Trudi is a Renaissance woman--she is an awesome free-motion quilter, works a regular job, and is single mom. She taught us how to make all kinds of cool designs with paper-and-pencil that we could use in our quilts--feathers, all different ways to make swirls, and how to 'break-up' our quilts to and make up different designs all over. The class was very fun and beneficial because I'm always getting stuck on how I should quilt my quilts, so now I have lots of new ideas for things I could do. After the class, I snuck back to my room to take a quick nap, and then ran back to the retreat when it was time to break for dinner.
Earlier that day I had been invited to dinner with two quilting sisters, Gunilla and Helene who are from Sweden and are such nice people. Before we ate, they wanted to stop by a shop, Shaukat, that sold Liberty fabric and better prices than what was available at the Liberty Store. When we got there, we were looking through a huge pile of end-of-bolt pieces of fabric and then Amy Smart walked up and started going through the fabric with us. I felt really silly because if I wanted a piece like she had, I thought she'd think I only wanted it because she liked it, so I tried not to pick the same fabric as here, but I still came away with a beautiful bundle. As Helene, Gunilla, and I were leaving we asked Amy if she would like to join us for dinner because it didn't appear she was with anyone else. We all walked down to an Italian restaurant and ate together, which was pretty cool for me, because I got to have dinner with my idol!
When we walked back to retreat it was time for the market and show-and-tell. At the market I picked up some new Cotton + Steel and a few other coordinating prints. I tried not to like Cotton + Steel but I got sucked in--the colors are very, very pretty, and the cotton is so soft.
For the show and tell, a bunch of people showed off their quilts they had made for Siblings Together, and there were 27 quilts, I believe, being donated--and they were all so pretty. Even though the quilts were for donation, people really took the time to make them beautiful. You can see them on instagram if you search #FQR2014
After the show and tell, I went back to my room to cut fabric. The next morning I had my last class, Fabulously Fast Tiles with Amy Smart, and decided to use the new Cotton + Steel I had purchased at the market. I cut the fabric, and got ready for bed.
For the last class, we were making Amy's Moroccan Tile Quilt, from her book "Fabulously Fast Quilts". And let me just say, the quilt is super-easy to make, and does go really fast. Each of us had brought 2" strips of fabric and I turned around at one point, and the woman behind me had a jelly roll of Bonnie and Camille's "Ruby", and I said, "How did you find this??!!". She explained that she was over in Norway at a quilt shop looking for a jelly roll to bring, and that was all they had so she got stuck with it--she didn't have another option. I told her in America, that is like gold and she could get a lot for it. Then later, Amy Smart walked up to see how everyone was coming along, and she saw the lady's jelly roll, and said "Where did you find this?" and went through the whole thing again. So, what I learned from that quilting trends aren't the same the world over.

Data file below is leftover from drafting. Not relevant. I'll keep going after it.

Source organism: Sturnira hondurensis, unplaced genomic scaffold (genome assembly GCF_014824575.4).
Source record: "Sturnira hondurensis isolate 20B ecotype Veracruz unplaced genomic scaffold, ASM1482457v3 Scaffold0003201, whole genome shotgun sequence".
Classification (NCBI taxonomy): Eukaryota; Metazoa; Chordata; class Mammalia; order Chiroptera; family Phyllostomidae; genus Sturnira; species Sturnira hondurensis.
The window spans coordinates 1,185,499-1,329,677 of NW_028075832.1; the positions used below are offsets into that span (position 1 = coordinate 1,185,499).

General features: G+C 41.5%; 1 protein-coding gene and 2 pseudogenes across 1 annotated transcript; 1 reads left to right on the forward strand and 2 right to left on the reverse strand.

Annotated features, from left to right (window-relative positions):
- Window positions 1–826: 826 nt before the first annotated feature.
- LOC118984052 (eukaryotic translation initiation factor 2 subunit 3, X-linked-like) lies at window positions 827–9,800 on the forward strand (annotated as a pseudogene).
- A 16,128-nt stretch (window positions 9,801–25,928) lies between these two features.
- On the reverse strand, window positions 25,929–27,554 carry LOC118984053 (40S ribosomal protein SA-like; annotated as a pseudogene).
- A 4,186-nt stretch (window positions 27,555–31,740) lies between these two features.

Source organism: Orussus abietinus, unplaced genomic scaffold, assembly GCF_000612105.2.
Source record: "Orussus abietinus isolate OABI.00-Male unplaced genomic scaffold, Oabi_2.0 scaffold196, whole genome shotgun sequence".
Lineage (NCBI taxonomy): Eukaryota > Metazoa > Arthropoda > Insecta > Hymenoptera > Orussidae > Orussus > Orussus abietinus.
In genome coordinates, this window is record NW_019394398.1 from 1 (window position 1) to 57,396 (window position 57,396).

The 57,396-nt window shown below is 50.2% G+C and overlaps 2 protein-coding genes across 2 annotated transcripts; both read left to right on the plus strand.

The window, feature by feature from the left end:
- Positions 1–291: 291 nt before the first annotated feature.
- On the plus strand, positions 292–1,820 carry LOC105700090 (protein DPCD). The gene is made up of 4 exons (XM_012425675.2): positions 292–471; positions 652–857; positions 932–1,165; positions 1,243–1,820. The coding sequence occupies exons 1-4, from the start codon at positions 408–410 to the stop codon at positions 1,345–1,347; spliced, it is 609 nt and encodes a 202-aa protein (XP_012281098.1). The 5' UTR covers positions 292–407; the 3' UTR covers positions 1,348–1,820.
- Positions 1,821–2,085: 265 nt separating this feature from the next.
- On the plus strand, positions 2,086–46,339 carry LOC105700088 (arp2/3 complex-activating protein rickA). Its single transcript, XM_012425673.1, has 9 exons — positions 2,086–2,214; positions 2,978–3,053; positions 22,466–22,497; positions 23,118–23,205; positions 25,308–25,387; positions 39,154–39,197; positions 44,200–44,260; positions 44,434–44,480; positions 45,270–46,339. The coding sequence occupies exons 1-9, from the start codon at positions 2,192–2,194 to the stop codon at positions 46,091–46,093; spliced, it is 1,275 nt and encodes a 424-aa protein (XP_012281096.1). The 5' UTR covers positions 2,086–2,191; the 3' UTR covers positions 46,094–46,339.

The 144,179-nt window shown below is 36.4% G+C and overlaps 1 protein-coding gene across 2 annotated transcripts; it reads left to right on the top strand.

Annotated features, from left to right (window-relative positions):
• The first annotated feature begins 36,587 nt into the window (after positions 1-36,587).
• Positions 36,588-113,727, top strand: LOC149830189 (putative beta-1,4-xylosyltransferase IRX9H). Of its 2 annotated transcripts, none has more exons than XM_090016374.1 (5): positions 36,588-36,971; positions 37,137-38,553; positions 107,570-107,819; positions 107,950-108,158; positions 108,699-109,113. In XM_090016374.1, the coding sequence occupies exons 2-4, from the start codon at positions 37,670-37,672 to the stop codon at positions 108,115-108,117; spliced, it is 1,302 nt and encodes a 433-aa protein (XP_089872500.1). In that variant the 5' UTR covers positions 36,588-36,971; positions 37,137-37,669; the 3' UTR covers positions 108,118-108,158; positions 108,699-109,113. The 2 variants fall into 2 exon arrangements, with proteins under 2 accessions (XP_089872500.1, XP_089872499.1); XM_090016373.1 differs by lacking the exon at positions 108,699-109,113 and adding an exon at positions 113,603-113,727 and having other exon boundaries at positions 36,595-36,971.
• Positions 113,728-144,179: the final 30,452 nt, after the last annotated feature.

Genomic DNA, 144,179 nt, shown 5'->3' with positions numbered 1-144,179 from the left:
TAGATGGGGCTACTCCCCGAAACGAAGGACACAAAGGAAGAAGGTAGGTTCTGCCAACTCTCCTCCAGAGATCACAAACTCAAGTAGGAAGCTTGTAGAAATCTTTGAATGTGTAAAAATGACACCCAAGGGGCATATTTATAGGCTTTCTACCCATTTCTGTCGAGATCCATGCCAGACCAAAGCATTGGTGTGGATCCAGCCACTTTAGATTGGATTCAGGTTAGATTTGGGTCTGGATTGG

When it was getting close to time to leave, Lynne Goldworthy came by and announced that we would all be meeting up downstairs at "quarter-two".
"A quarter to two?" I thought to myself. So we were going to break for lunch first, then meet up to say our goodbyes? That was 2 hours away. Then I started telling people that we were meeting back up at almost 2 o' clock and someone corrected me and then I told them what Lynne said. They explained that Lynne had said "quarter to" not "quarter two"--so really just a quarter before the next hour, which was in 10 minutes. (That will be added to my dictionary).
As we said our goodbyes the fire alarm went off, and we all went outside and hugged and exchanged email addresses. It was a little sad because I made some new friends in the short weekend, and I'm hoping that one day I'll get to meet up with them again. Overall, it was a great experience, I had fun, I learned a lot (and little more of the 'English' language, and I got to meet some amazing people. Brione, Lynne and Sasha did an outstanding job of putting it all together, and if I'm here next year, I'll definitely be going back.